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Title: A far cry from a no thing : psychoanalytic perspectives on women and secondary amenorrhea
Author: Redland, Danielle Fortunee
ISNI:       0000 0004 7226 8962
Awarding Body: Goldsmiths, University of London
Current Institution: Goldsmiths College (University of London)
Date of Award: 2018
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Secondary amenorrhea is predominantly viewed outside of the social norms, somehow beyond the natural order of things. It might appear to reside in the shadows of its menstruating counterpart, viewed as that which is lacking, but this thesis will prove otherwise. Secondary amenorrhea is a very powerful and present symbol that makes its mark in medical, cultural, social, anthropological, political and religious life. Narratives of womanhood and statehood dominate. Examples will be drawn from women in war and the Holocaust, hysterics of the late nineteenth century, prominence of patriarchy, gynecology, psychogenic trauma and eating disorders. What though for the individual? What does it mean when a woman of menstruating age stops bleeding and what does it matter to her or to us? This thesis considers how the mind weighs heavily on the body. Through the application of psychoanalytic thinking, this thesis will link the cessation of menses to the unconscious registers suggesting that there is a communication of the psyche that looks to the body to find expression. Issues of symbiosis, inter-dependency, individuation, alienation, separation and loss are themes that recur in cultural and historical narratives worldwide and in the clinical work. These are discussed using examples from the consulting room. Psychic conflict and the search for resolution will be demonstrated in a psychoanalytic review of Ovid's Pygmalion and Shaw's retelling of the story. We shall also consider the role of the analyst by studying Freud's failed treatment of Emma Eckstein. The purpose of this thesis is to show just how much presence there is in this supposed absence.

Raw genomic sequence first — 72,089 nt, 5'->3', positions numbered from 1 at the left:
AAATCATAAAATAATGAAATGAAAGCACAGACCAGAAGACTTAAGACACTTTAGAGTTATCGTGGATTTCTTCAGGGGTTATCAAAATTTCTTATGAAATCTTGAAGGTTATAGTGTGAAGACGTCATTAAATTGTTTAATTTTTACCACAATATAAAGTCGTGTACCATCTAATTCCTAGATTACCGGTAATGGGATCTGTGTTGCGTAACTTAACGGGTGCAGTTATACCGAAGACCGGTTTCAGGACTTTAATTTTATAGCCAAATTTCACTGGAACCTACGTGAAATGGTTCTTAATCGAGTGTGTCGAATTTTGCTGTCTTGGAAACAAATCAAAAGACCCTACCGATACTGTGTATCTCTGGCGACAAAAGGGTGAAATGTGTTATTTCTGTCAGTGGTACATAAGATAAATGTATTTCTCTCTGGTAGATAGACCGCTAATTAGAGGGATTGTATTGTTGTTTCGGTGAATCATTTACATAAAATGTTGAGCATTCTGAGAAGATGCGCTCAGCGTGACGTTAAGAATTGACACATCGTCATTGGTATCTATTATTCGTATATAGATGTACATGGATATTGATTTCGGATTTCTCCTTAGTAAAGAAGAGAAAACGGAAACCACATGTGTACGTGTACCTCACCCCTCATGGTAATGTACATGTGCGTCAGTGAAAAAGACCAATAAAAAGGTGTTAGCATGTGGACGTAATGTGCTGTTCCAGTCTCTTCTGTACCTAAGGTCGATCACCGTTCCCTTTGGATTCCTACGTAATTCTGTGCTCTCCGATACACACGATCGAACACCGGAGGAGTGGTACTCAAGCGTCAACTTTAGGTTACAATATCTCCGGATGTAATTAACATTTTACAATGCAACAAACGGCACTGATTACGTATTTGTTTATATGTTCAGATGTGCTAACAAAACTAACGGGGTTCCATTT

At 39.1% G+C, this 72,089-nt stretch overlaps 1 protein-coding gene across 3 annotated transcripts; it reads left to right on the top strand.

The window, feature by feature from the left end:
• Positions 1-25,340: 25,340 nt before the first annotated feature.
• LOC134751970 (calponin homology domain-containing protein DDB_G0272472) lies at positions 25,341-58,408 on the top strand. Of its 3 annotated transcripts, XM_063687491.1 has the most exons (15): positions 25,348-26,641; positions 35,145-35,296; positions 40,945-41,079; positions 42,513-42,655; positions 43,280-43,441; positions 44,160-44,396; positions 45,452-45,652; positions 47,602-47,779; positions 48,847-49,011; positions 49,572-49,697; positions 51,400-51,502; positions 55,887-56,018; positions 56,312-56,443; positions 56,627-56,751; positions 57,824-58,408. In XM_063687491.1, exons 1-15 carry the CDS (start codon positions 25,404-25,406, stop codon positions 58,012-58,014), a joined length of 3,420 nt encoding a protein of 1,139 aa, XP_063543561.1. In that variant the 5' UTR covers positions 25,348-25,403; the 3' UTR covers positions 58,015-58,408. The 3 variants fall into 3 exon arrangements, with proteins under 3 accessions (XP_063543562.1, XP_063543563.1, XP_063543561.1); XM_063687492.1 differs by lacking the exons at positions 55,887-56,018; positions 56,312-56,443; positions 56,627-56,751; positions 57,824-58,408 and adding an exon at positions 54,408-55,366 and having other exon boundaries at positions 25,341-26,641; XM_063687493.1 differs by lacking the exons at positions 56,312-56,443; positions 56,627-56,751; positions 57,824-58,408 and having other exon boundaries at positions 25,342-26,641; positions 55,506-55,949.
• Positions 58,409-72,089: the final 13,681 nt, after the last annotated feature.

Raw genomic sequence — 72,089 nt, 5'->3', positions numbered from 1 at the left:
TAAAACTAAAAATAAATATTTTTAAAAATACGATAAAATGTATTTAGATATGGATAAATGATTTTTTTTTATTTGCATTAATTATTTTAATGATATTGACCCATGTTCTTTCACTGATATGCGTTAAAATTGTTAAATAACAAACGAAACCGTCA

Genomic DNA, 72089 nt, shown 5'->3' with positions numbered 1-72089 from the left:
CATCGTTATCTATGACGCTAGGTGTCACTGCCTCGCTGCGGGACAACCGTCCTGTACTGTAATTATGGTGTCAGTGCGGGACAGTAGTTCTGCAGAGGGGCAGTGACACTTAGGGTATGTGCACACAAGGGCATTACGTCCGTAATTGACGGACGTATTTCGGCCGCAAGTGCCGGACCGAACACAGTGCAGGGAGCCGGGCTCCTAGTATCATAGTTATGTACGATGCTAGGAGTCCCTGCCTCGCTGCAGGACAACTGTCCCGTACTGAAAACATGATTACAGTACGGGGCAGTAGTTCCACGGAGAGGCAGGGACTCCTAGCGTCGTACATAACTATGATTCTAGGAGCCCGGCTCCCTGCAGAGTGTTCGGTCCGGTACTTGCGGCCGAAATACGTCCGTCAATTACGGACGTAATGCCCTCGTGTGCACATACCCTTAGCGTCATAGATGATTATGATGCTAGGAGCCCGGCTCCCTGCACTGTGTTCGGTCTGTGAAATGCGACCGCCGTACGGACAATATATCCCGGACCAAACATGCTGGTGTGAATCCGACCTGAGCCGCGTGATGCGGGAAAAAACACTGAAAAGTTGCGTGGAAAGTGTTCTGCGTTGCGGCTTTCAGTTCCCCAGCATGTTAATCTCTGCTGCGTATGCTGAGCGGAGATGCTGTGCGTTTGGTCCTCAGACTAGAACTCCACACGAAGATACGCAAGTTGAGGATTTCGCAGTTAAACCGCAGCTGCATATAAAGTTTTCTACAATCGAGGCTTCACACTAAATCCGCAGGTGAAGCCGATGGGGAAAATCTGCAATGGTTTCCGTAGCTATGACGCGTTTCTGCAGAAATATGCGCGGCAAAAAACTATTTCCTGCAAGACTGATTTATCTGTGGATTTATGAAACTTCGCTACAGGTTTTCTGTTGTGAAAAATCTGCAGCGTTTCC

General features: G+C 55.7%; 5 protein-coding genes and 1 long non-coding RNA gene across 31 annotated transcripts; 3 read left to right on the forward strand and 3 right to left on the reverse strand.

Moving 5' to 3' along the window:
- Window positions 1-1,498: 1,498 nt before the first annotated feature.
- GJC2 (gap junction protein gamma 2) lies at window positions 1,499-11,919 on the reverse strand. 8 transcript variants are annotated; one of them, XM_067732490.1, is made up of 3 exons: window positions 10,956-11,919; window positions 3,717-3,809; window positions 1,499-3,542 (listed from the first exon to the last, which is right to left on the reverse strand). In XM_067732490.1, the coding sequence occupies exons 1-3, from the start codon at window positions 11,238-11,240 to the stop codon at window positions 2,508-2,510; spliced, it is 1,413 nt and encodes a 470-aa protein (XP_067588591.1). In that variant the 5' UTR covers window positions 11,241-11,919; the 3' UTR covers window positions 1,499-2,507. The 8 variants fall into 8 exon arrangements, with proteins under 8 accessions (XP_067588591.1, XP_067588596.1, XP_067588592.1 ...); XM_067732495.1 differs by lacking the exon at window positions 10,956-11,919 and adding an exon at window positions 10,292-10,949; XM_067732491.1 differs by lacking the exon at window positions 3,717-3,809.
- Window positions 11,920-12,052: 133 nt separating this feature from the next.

Supervisor: Not available Sponsor: Not available
Qualification Name: Thesis (Ph.D.) Qualification Level: Doctoral